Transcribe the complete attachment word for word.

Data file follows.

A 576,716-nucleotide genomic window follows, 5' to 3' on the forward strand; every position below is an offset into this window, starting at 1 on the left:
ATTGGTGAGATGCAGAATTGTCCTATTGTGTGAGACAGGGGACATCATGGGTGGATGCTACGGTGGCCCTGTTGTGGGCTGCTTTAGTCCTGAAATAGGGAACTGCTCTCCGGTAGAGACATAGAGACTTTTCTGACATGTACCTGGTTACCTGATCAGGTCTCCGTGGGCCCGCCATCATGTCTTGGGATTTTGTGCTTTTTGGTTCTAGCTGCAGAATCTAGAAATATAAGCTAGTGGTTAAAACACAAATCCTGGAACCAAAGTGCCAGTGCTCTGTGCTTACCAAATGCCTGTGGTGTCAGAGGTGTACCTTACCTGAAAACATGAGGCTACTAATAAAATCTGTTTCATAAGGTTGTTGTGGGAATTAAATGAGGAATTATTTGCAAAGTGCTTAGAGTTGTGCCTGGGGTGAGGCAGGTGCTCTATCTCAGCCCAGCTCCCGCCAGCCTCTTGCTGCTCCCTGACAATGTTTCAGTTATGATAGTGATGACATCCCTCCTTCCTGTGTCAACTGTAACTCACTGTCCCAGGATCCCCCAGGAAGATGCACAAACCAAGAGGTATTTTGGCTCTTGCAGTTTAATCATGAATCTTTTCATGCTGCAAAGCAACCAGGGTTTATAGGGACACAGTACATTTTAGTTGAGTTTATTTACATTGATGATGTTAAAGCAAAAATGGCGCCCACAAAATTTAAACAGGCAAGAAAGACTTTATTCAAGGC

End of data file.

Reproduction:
A 576,716-nucleotide genomic window follows, 5' to 3' on the forward strand; every position below is an offset into this window, starting at 1 on the left:
ATTGGTGAGATGCAGAATTGTCCTATTGTGTGAGACAGGGGACATCATGGGTGGATGCTACGGTGGCCCTGTTGTGGGCTGCTTTAGTCCTGAAATAGGGAACTGCTCTCCGGTAGAGACATAGAGACTTTTCTGACATGTACCTGGTTACCTGATCAGGTCTCCGTGGGCCCGCCATCATGTCTTGGGATTTTGTGCTTTTTGGTTCTAGCTGCAGAATCTAGAAATATAAGCTAGTGGTTAAAACACAAATCCTGGAACCAAAGTGCCAGTGCTCTGTGCTTACCAAATGCCTGTGGTGTCAGAGGTGTACCTTACCTGAAAACATGAGGCTACTAATAAAATCTGTTTCATAAGGTTGTTGTGGGAATTAAATGAGGAATTATTTGCAAAGTGCTTAGAGTTGTGCCTGGGGTGAGGCAGGTGCTCTATCTCAGCCCAGCTCCCGCCAGCCTCTTGCTGCTCCCTGACAATGTTTCAGTTATGATAGTGATGACATCCCTCCTTCCTGTGTCAACTGTAACTCACTGTCCCAGGATCCCCCAGGAAGATGCACAAACCAAGAGGTATTTTGGCTCTTGCAGTTTAATCATGAATCTTTTCATGCTGCAAAGCAACCAGGGTTTATAGGGACACAGTACATTTTAGTTGAGTTTATTTACATTGATGATGTTAAAGCAAAAATGGCGCCCACAAAATTTAAACAGGCAAGAAAGACTTTATTCAAGGC